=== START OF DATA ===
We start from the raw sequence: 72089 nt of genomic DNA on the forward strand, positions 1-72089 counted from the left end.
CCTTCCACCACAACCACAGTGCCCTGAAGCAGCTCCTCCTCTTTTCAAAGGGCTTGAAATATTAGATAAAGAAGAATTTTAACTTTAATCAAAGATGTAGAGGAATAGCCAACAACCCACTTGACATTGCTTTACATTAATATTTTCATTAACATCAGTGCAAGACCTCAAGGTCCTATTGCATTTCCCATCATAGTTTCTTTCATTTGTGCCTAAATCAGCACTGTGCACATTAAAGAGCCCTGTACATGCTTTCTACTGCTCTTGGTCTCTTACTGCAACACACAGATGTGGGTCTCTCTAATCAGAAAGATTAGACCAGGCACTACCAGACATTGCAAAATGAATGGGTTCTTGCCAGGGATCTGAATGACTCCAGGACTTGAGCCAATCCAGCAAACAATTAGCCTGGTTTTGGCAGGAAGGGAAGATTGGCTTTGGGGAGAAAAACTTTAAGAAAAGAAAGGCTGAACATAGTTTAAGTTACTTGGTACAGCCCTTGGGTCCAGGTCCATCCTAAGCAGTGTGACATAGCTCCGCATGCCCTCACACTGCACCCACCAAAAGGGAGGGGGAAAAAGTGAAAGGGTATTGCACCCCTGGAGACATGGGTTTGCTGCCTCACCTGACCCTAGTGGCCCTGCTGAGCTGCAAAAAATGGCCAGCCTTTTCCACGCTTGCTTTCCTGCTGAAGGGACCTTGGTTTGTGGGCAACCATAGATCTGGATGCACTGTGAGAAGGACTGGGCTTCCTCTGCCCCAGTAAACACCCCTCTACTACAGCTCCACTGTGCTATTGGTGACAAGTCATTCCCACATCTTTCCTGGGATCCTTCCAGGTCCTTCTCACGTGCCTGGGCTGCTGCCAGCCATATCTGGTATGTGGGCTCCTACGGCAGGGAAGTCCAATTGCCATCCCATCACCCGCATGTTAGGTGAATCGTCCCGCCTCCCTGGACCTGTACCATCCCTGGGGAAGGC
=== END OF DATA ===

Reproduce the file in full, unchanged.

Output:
We start from the raw sequence: 72089 nt of genomic DNA on the forward strand, positions 1-72089 counted from the left end.
CCTTCCACCACAACCACAGTGCCCTGAAGCAGCTCCTCCTCTTTTCAAAGGGCTTGAAATATTAGATAAAGAAGAATTTTAACTTTAATCAAAGATGTAGAGGAATAGCCAACAACCCACTTGACATTGCTTTACATTAATATTTTCATTAACATCAGTGCAAGACCTCAAGGTCCTATTGCATTTCCCATCATAGTTTCTTTCATTTGTGCCTAAATCAGCACTGTGCACATTAAAGAGCCCTGTACATGCTTTCTACTGCTCTTGGTCTCTTACTGCAACACACAGATGTGGGTCTCTCTAATCAGAAAGATTAGACCAGGCACTACCAGACATTGCAAAATGAATGGGTTCTTGCCAGGGATCTGAATGACTCCAGGACTTGAGCCAATCCAGCAAACAATTAGCCTGGTTTTGGCAGGAAGGGAAGATTGGCTTTGGGGAGAAAAACTTTAAGAAAAGAAAGGCTGAACATAGTTTAAGTTACTTGGTACAGCCCTTGGGTCCAGGTCCATCCTAAGCAGTGTGACATAGCTCCGCATGCCCTCACACTGCACCCACCAAAAGGGAGGGGGAAAAAGTGAAAGGGTATTGCACCCCTGGAGACATGGGTTTGCTGCCTCACCTGACCCTAGTGGCCCTGCTGAGCTGCAAAAAATGGCCAGCCTTTTCCACGCTTGCTTTCCTGCTGAAGGGACCTTGGTTTGTGGGCAACCATAGATCTGGATGCACTGTGAGAAGGACTGGGCTTCCTCTGCCCCAGTAAACACCCCTCTACTACAGCTCCACTGTGCTATTGGTGACAAGTCATTCCCACATCTTTCCTGGGATCCTTCCAGGTCCTTCTCACGTGCCTGGGCTGCTGCCAGCCATATCTGGTATGTGGGCTCCTACGGCAGGGAAGTCCAATTGCCATCCCATCACCCGCATGTTAGGTGAATCGTCCCGCCTCCCTGGACCTGTACCATCCCTGGGGAAGGC